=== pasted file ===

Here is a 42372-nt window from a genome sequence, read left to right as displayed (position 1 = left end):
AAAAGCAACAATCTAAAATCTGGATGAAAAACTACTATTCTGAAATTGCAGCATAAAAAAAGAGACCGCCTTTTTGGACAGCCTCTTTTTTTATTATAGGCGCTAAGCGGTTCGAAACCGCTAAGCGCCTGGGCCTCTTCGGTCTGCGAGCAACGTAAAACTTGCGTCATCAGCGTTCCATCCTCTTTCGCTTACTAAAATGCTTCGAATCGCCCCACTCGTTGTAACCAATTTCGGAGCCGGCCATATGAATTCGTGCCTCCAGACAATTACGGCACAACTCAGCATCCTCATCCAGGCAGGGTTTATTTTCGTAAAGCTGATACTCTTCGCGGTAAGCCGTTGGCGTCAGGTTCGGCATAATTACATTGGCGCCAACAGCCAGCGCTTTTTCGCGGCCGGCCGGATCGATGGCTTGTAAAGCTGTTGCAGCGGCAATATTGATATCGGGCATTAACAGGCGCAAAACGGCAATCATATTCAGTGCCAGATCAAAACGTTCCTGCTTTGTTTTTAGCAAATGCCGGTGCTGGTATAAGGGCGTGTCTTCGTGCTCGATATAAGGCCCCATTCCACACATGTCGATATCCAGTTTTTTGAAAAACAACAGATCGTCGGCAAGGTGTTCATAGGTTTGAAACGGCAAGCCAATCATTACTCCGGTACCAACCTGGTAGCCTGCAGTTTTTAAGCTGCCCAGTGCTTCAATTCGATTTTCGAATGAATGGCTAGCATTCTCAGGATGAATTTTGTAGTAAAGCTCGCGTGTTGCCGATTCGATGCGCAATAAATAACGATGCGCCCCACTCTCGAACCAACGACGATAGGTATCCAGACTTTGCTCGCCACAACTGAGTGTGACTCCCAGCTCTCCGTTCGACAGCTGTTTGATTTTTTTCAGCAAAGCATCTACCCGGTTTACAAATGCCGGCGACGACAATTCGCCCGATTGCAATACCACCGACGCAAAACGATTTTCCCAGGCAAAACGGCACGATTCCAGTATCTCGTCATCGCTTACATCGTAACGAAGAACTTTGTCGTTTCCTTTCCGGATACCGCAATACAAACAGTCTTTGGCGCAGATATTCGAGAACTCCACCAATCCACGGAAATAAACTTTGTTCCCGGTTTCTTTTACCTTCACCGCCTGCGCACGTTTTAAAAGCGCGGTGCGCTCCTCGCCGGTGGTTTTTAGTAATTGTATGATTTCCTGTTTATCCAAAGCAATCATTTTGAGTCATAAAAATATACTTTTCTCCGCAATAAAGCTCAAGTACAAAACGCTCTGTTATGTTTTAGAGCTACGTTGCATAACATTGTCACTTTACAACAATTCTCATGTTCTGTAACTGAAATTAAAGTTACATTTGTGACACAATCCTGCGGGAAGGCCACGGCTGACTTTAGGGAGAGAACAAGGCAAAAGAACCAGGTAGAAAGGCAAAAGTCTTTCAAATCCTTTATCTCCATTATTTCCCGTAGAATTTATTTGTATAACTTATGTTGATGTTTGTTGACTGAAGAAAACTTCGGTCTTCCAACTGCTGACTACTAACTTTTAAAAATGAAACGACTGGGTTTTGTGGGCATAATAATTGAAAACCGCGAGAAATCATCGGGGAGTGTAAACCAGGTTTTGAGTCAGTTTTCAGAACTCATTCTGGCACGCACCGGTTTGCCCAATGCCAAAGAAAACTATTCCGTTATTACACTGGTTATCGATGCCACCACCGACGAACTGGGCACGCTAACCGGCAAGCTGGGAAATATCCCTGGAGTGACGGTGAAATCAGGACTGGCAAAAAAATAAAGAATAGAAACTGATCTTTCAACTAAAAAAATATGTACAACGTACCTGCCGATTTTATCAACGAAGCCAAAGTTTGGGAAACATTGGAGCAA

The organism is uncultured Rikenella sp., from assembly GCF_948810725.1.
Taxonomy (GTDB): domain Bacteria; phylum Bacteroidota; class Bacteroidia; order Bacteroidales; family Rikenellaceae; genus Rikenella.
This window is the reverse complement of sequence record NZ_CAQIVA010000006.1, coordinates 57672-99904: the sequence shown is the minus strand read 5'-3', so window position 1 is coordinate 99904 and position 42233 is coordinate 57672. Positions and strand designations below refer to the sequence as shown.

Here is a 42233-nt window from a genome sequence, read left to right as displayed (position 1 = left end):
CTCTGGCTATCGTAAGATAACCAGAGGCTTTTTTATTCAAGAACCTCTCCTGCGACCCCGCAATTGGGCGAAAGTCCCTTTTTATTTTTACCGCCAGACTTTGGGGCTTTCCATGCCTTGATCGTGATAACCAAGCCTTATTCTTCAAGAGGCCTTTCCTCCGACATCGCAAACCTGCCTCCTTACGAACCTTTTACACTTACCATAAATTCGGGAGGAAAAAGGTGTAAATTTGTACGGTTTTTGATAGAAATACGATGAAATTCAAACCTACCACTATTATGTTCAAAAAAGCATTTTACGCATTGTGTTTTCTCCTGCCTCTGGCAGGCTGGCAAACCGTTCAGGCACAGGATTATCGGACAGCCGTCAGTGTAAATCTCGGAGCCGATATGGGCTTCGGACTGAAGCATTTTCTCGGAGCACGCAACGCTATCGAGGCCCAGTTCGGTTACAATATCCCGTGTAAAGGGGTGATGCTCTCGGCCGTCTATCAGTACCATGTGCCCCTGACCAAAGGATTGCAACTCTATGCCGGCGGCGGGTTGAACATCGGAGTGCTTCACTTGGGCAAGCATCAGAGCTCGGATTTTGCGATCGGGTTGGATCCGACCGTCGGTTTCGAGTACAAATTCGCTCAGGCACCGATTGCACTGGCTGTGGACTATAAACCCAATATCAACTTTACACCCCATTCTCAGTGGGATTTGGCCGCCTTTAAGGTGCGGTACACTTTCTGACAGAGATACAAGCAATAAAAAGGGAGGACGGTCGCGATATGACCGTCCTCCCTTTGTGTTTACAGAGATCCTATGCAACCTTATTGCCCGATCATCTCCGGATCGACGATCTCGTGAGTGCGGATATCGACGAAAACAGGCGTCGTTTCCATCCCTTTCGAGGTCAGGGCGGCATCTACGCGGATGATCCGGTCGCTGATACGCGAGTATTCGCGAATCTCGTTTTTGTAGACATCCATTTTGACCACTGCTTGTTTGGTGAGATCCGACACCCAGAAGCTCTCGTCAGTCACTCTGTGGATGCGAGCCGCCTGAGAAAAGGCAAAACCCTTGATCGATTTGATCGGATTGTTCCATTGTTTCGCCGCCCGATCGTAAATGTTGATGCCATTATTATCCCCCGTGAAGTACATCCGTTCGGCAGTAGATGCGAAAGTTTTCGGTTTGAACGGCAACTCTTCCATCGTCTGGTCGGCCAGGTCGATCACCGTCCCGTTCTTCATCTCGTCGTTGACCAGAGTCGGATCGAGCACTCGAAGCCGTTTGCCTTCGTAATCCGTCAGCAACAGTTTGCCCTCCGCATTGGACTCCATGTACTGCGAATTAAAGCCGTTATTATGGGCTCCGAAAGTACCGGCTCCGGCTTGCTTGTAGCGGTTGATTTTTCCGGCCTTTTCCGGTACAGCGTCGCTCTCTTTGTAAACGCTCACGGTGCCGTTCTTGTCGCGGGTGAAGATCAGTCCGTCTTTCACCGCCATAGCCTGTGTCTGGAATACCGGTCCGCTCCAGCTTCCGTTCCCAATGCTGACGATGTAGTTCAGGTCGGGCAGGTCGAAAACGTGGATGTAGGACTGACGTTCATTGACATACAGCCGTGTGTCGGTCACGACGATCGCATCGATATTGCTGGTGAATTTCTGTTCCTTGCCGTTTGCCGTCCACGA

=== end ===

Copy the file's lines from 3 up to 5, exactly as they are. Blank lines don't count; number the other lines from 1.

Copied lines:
The organism is uncultured Rikenella sp., from assembly GCF_948810725.1.
Taxonomy (GTDB): domain Bacteria; phylum Bacteroidota; class Bacteroidia; order Bacteroidales; family Rikenellaceae; genus Rikenella.
This window is the reverse complement of sequence record NZ_CAQIVA010000006.1, coordinates 57672-99904: the sequence shown is the minus strand read 5'-3', so window position 1 is coordinate 99904 and position 42233 is coordinate 57672. Positions and strand designations below refer to the sequence as shown.